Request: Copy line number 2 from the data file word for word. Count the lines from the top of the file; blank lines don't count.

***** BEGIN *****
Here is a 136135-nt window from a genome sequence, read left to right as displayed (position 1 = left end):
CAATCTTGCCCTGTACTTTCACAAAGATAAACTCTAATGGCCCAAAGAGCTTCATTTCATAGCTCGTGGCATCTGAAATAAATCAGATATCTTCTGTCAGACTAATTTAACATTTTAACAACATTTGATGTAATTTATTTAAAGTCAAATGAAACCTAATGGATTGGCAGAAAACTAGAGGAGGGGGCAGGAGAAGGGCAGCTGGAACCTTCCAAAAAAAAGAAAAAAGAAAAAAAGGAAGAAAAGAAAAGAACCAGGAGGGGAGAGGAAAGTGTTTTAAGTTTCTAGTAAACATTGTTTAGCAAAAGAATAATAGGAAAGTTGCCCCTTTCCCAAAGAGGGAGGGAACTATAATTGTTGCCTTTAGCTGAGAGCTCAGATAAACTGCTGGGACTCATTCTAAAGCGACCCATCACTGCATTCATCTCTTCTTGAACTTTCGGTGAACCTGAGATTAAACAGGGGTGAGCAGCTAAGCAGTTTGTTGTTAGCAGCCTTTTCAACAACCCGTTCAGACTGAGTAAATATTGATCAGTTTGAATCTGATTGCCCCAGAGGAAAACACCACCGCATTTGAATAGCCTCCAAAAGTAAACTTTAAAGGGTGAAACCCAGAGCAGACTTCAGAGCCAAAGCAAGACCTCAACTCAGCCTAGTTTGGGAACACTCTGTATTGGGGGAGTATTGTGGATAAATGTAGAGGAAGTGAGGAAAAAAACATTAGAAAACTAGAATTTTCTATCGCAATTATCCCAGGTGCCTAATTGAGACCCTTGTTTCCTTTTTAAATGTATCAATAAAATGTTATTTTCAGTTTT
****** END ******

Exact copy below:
CAATCTTGCCCTGTACTTTCACAAAGATAAACTCTAATGGCCCAAAGAGCTTCATTTCATAGCTCGTGGCATCTGAAATAAATCAGATATCTTCTGTCAGACTAATTTAACATTTTAACAACATTTGATGTAATTTATTTAAAGTCAAATGAAACCTAATGGATTGGCAGAAAACTAGAGGAGGGGGCAGGAGAAGGGCAGCTGGAACCTTCCAAAAAAAAGAAAAAAGAAAAAAAGGAAGAAAAGAAAAGAACCAGGAGGGGAGAGGAAAGTGTTTTAAGTTTCTAGTAAACATTGTTTAGCAAAAGAATAATAGGAAAGTTGCCCCTTTCCCAAAGAGGGAGGGAACTATAATTGTTGCCTTTAGCTGAGAGCTCAGATAAACTGCTGGGACTCATTCTAAAGCGACCCATCACTGCATTCATCTCTTCTTGAACTTTCGGTGAACCTGAGATTAAACAGGGGTGAGCAGCTAAGCAGTTTGTTGTTAGCAGCCTTTTCAACAACCCGTTCAGACTGAGTAAATATTGATCAGTTTGAATCTGATTGCCCCAGAGGAAAACACCACCGCATTTGAATAGCCTCCAAAAGTAAACTTTAAAGGGTGAAACCCAGAGCAGACTTCAGAGCCAAAGCAAGACCTCAACTCAGCCTAGTTTGGGAACACTCTGTATTGGGGGAGTATTGTGGATAAATGTAGAGGAAGTGAGGAAAAAAACATTAGAAAACTAGAATTTTCTATCGCAATTATCCCAGGTGCCTAATTGAGACCCTTGTTTCCTTTTTAAATGTATCAATAAAATGTTATTTTCAGTTTT